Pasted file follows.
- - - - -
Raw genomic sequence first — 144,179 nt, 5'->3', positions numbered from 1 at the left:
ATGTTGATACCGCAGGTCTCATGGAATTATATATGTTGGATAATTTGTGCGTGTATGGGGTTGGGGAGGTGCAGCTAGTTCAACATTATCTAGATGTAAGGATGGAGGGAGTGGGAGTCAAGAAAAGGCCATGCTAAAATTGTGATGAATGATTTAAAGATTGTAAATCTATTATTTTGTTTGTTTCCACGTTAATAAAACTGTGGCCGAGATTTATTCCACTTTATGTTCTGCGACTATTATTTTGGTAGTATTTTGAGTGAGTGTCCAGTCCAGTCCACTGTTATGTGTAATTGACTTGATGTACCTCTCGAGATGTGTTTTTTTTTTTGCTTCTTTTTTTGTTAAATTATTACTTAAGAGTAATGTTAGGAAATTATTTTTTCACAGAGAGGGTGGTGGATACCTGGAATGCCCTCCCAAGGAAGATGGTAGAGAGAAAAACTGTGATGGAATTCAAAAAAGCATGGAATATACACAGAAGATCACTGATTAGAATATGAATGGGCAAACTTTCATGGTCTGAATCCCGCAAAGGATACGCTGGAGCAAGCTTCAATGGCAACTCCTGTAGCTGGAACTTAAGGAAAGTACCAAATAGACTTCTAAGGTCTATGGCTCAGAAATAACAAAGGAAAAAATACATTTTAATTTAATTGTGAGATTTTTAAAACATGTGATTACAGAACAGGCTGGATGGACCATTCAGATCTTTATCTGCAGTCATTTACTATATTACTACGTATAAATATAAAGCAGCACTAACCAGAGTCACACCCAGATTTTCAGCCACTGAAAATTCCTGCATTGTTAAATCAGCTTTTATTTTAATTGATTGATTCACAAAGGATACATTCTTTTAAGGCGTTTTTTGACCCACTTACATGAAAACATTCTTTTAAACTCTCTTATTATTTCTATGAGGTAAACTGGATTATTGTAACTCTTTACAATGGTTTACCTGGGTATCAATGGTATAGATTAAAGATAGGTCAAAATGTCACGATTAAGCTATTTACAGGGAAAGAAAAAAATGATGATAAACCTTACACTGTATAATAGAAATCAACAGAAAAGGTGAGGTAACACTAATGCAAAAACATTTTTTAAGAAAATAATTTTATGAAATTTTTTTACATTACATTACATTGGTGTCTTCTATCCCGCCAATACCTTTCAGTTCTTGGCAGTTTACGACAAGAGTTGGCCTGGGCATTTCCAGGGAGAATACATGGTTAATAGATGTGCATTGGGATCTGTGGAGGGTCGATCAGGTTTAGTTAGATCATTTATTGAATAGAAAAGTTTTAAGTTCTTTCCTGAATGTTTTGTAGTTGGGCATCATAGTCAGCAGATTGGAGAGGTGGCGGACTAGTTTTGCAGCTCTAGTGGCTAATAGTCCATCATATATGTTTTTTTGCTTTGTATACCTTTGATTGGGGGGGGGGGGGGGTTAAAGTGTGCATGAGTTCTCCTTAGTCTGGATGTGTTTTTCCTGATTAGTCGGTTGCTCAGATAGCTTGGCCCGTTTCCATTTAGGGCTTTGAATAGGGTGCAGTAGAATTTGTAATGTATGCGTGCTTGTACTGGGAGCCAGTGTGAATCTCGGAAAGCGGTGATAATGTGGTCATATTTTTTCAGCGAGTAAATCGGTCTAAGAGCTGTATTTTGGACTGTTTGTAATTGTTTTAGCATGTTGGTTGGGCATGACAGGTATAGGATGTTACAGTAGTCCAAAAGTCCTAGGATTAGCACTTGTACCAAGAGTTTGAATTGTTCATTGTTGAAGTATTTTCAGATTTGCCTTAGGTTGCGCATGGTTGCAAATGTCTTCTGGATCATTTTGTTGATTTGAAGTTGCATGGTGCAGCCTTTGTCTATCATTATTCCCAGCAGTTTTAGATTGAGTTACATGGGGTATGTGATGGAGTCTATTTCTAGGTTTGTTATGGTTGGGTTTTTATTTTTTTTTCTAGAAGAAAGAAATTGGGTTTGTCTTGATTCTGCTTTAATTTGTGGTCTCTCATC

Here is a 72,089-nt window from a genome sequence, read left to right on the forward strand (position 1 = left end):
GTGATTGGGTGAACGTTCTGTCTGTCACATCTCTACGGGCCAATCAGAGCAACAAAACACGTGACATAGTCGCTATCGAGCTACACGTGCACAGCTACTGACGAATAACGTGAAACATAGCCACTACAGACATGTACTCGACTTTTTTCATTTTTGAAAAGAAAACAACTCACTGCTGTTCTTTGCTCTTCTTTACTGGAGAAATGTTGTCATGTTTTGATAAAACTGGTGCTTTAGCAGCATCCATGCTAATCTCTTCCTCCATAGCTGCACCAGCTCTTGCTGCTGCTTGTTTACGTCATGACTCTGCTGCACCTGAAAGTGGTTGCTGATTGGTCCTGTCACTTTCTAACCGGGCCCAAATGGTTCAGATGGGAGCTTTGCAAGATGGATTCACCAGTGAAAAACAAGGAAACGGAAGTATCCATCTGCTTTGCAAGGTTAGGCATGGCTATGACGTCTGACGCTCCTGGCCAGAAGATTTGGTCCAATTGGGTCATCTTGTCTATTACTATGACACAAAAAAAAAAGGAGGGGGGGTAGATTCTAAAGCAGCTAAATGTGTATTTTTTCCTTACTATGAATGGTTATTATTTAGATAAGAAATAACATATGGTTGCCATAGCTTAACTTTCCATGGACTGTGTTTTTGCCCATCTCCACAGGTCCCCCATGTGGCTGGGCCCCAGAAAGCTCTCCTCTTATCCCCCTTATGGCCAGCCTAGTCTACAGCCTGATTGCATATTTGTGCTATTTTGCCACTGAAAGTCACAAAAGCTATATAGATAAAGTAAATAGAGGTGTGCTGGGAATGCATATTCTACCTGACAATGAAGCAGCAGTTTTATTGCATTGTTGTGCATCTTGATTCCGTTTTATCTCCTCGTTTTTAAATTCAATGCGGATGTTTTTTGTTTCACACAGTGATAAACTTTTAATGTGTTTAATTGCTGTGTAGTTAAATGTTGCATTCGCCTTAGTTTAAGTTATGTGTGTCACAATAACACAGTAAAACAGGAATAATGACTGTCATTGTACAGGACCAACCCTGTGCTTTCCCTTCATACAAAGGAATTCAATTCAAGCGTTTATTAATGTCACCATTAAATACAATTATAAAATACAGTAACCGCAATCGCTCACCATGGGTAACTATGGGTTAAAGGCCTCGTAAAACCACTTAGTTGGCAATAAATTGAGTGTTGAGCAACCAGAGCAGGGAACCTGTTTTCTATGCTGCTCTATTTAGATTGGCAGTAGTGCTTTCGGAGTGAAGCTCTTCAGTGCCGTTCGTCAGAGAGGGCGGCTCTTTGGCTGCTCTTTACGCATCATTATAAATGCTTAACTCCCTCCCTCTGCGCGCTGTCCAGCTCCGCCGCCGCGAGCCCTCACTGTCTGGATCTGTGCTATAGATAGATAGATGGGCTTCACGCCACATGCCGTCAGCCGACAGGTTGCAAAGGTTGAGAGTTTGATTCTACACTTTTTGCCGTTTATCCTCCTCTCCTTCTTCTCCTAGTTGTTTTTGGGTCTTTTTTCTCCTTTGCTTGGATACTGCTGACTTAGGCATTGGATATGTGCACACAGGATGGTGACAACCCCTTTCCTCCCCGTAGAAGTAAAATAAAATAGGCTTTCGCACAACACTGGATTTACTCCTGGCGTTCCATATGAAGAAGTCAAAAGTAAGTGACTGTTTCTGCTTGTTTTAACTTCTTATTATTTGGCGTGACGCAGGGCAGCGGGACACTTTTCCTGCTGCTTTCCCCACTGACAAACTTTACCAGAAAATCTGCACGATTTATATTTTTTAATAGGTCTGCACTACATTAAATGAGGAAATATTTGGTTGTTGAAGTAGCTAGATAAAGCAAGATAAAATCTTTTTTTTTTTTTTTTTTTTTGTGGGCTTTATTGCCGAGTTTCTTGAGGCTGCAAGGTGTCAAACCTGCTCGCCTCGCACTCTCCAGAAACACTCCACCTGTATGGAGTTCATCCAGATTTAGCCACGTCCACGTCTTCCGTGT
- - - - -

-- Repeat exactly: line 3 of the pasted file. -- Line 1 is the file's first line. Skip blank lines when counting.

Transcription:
Here is a 72,089-nt window from a genome sequence, read left to right on the forward strand (position 1 = left end):